Stress: not as bad as you think?


Stanford psychologist Dr Kelly McGonigal has written a very interesting book called “The Upside of Stress. Why stress is good for you (and how to get good at it)” (2015, Penguin Random House, London).

You may, like me, be surprised to learn that your relationship to the stress in your life is a bigger determinant of its harmfulness than the existence of stress itself. So if you believe the stress in your life is bad for you then you will most probably be right. On the other hand, if you believe you are doing something meaningful and the stress your experience is giving you energy and resources to lift your performance to meet the challenge – then you are probably also right and also healthier.

What matters is your mindset about the stress. Kelly McGonigal’s point is that we only feel stress when we are engaged in something meaningful that is being challenged in some way. Avoiding stress would, at the extreme, mean avoiding doing anything meaningful and that does not offer a full and satisfying life.

Using Stress to your Advantage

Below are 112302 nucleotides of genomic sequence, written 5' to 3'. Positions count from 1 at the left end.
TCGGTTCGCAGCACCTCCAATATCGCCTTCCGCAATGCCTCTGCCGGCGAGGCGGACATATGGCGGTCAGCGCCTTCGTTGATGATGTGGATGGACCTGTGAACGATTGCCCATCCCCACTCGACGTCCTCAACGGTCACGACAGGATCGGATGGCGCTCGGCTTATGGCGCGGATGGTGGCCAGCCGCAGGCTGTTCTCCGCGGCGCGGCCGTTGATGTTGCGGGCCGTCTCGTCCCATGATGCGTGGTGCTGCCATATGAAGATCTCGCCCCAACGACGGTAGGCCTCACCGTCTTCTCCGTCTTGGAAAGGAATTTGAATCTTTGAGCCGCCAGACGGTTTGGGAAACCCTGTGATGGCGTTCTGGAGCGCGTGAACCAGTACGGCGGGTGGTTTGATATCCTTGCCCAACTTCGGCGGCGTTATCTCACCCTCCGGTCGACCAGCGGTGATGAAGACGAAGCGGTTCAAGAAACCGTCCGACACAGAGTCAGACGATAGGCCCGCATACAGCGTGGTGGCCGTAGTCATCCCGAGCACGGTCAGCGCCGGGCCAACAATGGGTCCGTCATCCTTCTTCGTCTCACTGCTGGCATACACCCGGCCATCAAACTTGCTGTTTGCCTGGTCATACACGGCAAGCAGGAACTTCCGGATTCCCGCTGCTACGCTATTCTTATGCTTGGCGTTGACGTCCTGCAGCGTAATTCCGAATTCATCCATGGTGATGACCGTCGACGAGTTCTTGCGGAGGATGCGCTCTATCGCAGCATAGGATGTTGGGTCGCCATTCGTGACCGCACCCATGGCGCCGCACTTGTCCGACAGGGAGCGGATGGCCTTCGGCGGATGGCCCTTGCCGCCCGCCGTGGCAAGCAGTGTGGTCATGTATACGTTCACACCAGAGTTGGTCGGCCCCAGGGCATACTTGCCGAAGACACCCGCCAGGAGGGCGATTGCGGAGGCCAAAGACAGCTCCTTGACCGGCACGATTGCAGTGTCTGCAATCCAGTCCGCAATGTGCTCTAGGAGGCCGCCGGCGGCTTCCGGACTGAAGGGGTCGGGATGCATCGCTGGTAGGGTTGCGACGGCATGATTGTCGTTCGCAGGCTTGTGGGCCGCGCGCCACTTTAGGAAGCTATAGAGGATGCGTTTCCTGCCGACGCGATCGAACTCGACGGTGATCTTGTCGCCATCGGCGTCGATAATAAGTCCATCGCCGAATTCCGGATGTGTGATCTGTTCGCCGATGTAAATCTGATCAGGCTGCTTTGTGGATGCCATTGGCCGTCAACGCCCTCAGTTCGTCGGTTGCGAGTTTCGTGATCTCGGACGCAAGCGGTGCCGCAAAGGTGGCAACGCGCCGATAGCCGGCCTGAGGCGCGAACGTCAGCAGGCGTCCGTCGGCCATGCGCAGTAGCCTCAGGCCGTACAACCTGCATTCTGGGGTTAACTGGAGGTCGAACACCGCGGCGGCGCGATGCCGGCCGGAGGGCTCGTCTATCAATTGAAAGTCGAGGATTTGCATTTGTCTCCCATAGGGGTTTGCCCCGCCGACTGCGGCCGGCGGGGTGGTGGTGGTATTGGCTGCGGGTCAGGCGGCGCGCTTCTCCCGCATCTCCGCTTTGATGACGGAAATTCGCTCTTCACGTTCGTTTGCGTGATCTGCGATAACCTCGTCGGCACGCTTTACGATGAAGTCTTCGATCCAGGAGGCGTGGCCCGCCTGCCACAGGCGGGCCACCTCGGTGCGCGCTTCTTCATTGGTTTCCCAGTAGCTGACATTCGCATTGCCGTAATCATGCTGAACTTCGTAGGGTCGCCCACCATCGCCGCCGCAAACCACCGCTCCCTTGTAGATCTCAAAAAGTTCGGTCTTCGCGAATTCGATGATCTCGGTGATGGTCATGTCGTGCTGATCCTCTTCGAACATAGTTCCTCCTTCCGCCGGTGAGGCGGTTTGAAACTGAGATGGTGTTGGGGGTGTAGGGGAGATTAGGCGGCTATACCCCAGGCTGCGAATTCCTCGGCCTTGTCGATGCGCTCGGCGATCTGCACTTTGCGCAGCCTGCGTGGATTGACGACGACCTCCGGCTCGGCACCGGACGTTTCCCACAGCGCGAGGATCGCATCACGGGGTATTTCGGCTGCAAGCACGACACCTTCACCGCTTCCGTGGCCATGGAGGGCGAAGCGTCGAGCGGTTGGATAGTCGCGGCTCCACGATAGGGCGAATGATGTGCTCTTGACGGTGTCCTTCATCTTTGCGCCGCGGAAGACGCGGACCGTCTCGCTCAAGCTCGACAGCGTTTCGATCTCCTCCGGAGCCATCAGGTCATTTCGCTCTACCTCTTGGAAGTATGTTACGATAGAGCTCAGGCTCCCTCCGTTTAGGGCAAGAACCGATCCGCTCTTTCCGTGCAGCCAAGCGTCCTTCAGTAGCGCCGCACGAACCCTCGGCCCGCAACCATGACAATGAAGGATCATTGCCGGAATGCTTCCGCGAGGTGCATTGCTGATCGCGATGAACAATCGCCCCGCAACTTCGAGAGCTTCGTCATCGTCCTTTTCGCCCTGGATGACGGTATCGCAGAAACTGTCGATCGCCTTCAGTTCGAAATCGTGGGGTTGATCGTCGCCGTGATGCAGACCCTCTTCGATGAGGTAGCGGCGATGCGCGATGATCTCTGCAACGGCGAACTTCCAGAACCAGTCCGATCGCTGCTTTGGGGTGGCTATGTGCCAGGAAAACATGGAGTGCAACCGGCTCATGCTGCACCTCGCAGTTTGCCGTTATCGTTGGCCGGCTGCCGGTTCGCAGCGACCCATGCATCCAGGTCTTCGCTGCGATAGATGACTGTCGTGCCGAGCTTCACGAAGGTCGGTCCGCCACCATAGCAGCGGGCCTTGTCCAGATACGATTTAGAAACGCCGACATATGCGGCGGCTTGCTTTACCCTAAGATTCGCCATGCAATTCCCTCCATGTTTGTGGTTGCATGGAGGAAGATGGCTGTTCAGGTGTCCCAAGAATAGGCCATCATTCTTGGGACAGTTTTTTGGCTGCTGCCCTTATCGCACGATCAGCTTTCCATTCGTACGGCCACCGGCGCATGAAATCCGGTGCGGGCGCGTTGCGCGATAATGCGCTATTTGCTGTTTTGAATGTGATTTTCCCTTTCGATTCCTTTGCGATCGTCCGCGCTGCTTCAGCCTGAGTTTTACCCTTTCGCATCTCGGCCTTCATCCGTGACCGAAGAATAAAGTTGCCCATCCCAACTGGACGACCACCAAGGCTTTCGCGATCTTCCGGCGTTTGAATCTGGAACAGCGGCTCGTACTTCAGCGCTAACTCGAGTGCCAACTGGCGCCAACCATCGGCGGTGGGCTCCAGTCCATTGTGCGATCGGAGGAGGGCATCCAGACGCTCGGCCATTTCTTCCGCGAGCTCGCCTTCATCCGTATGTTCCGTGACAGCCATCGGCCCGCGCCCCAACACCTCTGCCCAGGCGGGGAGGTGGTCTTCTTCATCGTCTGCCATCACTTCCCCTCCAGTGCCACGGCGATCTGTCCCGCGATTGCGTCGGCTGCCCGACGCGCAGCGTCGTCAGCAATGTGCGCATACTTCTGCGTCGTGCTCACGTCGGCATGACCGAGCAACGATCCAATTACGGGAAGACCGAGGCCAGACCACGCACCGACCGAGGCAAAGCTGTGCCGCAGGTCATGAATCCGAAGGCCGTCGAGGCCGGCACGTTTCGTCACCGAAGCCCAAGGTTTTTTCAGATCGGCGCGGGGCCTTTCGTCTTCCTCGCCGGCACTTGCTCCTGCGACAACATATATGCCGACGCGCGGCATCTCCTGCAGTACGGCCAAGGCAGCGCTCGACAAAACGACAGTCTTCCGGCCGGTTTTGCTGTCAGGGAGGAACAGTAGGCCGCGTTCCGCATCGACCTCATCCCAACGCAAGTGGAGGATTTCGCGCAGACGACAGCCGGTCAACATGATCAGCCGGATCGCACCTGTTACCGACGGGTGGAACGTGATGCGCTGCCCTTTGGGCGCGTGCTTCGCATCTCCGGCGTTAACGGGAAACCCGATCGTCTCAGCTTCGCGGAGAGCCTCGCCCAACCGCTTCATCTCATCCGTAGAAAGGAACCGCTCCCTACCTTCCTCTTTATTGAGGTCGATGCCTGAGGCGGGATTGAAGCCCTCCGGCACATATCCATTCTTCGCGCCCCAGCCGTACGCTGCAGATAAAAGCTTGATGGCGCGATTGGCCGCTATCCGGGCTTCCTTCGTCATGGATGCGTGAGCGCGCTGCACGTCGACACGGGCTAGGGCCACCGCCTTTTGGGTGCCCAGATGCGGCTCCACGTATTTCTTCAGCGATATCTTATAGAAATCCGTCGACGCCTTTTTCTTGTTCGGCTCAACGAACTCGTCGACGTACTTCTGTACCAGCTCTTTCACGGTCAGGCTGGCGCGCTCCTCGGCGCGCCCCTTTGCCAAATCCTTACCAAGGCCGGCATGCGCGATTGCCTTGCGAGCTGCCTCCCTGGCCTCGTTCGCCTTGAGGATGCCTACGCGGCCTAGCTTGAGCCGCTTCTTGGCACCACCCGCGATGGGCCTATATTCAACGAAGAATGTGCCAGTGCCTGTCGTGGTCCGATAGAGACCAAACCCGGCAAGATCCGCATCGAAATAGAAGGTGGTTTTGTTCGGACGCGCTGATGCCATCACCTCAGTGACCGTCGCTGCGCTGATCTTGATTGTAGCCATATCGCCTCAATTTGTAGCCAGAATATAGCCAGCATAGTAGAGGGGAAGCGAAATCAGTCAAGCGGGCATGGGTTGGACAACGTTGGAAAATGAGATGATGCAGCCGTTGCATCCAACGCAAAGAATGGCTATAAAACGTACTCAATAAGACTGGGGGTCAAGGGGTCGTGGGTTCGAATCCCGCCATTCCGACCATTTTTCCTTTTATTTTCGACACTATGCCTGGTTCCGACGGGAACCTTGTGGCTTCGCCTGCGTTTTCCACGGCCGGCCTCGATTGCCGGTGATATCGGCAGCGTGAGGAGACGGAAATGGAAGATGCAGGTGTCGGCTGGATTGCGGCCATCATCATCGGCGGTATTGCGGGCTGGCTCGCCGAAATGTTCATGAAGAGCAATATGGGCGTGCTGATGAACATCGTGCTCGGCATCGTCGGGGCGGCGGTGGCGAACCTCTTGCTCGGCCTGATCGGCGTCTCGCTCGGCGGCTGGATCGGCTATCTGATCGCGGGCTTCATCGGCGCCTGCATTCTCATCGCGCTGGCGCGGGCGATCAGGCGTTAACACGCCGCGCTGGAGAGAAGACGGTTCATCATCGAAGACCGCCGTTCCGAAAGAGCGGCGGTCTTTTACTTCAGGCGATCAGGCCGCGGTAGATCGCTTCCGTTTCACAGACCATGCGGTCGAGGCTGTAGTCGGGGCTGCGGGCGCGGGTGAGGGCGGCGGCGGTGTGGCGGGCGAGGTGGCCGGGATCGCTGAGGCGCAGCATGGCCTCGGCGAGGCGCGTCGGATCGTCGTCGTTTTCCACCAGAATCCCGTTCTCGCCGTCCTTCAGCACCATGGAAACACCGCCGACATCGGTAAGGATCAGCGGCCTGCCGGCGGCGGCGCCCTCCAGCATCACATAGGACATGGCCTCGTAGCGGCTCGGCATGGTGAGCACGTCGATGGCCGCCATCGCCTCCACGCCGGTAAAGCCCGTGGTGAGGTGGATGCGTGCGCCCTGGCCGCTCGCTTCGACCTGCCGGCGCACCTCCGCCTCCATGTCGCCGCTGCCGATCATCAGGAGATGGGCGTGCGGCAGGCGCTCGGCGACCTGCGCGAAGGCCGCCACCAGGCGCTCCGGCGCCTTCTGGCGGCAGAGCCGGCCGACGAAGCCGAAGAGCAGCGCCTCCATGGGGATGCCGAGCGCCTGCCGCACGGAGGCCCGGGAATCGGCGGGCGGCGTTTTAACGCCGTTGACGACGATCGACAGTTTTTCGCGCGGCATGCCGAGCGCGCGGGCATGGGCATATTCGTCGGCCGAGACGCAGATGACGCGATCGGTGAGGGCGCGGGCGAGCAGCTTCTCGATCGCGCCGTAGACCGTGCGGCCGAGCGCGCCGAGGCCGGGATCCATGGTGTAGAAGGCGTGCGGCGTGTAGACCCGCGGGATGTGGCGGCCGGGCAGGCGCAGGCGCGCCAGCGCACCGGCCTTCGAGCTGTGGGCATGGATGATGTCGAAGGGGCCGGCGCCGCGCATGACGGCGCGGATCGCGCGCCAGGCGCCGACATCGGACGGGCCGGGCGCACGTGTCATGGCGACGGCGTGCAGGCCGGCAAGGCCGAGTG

So how do you get a positive mindset about the inevitable stress that comes with making things happen in the world that you care about? A very powerful intervention is to write about your most important values and how your day’s activities relate to those values. Writing about your values for 10 mins helps you see meaning in your life and how your activities support what you want to be true – even if they are stressful to do sometimes. Even better it seems you need only do it once to have lasting effects because it creates a mindset change.

For example, you might be a carer at home with either young or old people and at times you experience some stress from tending to their needs – possibly for little acknowledgement or thanks. By writing about your underlying value of caring about others who need help, you can reconnect with the meaning behind these activities and hopefully re-frame your stress in terms of undertaking a challenge you wish to rise to and manage well.  Alternatively, you may find giving a presentation at work very stressful. You might choose to dodge it and end up not getting your thoughts and ideas across to others. Alternatively you can shift your mindset to embrace the challenge by writing about the values you express when you do communicate your thoughts and then do the presentation despite the stress.

To quote Kelly McGonigal “ It turns out that writing about your values is one of the most effective psychological interventions ever studied” (pg70) – and it only takes 10 mins!

About the author: Dr Rosie Miller is a positive psychology coach and leadership transformation consultant. She runs Resilience for Performance programmes for people who want higher resilience and performance in themselves. You can find her profile at:






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